Friday, March 6, 2015

Q&A with Kenny Linn

This is Kenny Linn. Thank heaven for Kenny Linn, because without him, there is no movie.
Kenny's official role with the film is that of editor, but but he's doing so much more than that. He's shot video and has been involved in every way with helping us shape the documentary's vision.
Kenny went to film school in Denver, and currently teaches Broadcast and Video production at Derby High. He's a gifted videographer and editor who plans on being involved with Kansas filmmakers for a long time to come.
For a young guy, Kenny has a staggering knowledge of just about any movie genre you can think of. From our conversations, I can tell you he adores Stanley Kubrick and now that I look at this picture, I believe he's even starting to look like him.
Here's a Q&A so you can get to know Kenny a little better. You can also check out his Vimeo profile here.

How did you end up at Art Institute of Colorado?

I got lost while attending WSU, I changed my plan of study a couple of times, and was starting to feel like I was going to school for the sake of going to school. However, there have always been two interests that have stuck with me: images and writing, A degree in filmmaking seemed like a logical direction. I didn't have much interest in moving to a coast and Denver seemed like a pretty cool place, so I chose the Art Institute of Colorado. 

How did your experience differ from someone who had gone to, for example, a large state university?

Art school is ... interesting, but one of the experiences that really sticks out about living between Denver and Wichita was the perspective on politics. Compared to my friends in Colorado, I'm a conservative redneck but back here in Kansas, I'm a liberal hippy. Whatever that means. Not sure I answered the question but I'm moving on.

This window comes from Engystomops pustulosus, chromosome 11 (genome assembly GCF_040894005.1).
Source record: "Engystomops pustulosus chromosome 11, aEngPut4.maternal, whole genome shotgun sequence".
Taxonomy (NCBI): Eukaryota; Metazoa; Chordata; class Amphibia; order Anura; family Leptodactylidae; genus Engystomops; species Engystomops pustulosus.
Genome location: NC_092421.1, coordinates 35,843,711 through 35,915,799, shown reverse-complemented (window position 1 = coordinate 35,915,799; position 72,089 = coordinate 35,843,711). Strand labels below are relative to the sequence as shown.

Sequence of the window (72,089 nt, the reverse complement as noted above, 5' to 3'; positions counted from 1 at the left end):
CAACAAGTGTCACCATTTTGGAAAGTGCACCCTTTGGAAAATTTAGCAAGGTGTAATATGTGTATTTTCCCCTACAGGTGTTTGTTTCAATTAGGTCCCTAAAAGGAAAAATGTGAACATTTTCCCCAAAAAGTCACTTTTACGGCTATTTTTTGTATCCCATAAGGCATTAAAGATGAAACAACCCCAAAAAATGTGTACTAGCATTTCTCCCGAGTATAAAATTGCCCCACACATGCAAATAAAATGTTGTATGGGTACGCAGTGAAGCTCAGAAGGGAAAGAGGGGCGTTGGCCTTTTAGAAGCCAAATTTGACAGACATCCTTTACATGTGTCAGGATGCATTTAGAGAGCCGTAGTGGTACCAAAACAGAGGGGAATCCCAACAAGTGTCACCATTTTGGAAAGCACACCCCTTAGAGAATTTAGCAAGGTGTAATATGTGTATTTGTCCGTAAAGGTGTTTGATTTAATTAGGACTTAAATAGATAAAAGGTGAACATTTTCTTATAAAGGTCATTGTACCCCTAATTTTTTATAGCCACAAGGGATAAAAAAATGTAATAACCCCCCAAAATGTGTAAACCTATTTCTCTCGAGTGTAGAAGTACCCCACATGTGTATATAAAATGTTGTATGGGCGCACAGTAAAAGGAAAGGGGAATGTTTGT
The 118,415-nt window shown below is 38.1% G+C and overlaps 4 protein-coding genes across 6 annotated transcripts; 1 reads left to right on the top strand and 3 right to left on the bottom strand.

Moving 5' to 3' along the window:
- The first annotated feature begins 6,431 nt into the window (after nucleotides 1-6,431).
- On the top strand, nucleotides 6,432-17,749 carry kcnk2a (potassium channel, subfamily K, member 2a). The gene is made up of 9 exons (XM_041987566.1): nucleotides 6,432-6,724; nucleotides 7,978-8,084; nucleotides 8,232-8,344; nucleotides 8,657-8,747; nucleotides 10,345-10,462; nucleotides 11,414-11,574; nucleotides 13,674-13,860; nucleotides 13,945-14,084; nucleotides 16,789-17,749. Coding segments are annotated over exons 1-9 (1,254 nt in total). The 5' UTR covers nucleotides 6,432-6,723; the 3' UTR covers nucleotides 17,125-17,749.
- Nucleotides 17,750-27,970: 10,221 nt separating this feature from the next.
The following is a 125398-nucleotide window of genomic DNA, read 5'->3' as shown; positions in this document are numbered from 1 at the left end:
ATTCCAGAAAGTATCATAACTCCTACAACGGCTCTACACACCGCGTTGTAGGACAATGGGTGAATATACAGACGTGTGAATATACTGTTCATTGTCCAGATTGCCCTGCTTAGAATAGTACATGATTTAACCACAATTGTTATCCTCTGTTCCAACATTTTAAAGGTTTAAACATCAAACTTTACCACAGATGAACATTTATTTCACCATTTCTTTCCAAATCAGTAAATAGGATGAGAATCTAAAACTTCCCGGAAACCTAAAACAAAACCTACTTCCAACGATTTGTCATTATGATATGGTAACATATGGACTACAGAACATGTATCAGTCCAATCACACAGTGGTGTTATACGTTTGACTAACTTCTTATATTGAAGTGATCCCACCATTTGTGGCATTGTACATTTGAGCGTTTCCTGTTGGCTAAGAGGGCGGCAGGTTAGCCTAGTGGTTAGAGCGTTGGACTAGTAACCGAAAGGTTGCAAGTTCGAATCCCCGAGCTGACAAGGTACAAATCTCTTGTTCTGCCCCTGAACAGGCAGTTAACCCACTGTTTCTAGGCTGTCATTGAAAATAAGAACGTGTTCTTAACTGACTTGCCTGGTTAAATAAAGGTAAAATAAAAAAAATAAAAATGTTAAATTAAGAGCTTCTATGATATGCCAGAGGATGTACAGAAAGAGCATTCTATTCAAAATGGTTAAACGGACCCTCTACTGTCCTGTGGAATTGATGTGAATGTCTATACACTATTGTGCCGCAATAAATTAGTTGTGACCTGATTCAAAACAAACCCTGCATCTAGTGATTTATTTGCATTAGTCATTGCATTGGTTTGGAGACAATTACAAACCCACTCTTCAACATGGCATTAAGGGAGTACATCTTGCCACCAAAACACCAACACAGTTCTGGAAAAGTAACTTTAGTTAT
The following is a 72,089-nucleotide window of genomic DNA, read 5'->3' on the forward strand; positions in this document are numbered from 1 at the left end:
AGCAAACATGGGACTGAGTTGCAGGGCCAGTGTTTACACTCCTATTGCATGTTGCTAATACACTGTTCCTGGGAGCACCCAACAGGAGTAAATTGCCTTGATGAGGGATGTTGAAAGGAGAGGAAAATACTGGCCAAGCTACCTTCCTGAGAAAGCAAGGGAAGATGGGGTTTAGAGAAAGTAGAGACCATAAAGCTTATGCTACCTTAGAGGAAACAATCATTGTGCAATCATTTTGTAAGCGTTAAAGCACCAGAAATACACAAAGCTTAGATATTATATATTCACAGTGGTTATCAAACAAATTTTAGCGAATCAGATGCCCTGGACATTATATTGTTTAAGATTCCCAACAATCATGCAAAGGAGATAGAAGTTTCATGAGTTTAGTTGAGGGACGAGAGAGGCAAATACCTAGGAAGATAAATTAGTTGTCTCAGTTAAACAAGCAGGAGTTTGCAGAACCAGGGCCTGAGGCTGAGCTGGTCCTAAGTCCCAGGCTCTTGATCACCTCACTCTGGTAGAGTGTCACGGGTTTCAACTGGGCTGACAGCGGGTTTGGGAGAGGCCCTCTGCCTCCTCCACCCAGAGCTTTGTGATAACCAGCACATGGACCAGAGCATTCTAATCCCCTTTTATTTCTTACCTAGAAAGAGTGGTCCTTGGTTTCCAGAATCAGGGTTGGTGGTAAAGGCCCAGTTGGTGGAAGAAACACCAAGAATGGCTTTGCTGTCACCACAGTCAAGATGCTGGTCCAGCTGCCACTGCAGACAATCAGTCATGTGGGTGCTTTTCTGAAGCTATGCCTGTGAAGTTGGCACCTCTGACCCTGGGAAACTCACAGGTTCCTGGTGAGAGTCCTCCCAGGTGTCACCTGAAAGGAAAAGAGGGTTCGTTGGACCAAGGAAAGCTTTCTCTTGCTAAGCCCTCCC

You have a degree in Digital Filmmaking and Video Production. What do you think is the biggest misconception people have about filmmaking?

I don't think a lot of people realize how much work it is. Our culture consumes so much media and we have a constant stream of new content, it's easy to forget just how much time is put into projects.

You’re teaching aspiring filmmakers right now. Do your teachings resemble what you were taught a few years ago, or has the craft changed?

The craft hasn't changed but it's always changing. Is that a satisfying answer? Of course not. Filmmaking isn't old hat, new hat, it's proven tools, new tools. The basic tools have been around since the 19-teens, but new tools are always being added. Every filmmaker out there is trying to create a spectacle, a one-up-man-ship sort of thing. It's a breeding ground for ideas and creativity and a non existent comfort zone. That makes developing a locked in, set in stone, solid chapter based curriculum really hard to develop ,,, and so thank God they haven't blocked youtube yet.

What is your favorite movie?

I hate this question - there are too many to choose from. The last time I watched "Dr. Strangelove" I remember not thinking too much of it, but I recently gave it another chance and I laughed so hard. I can't pick a specific title, but I think that makes a good movie, when you can re-watch it and get something new.

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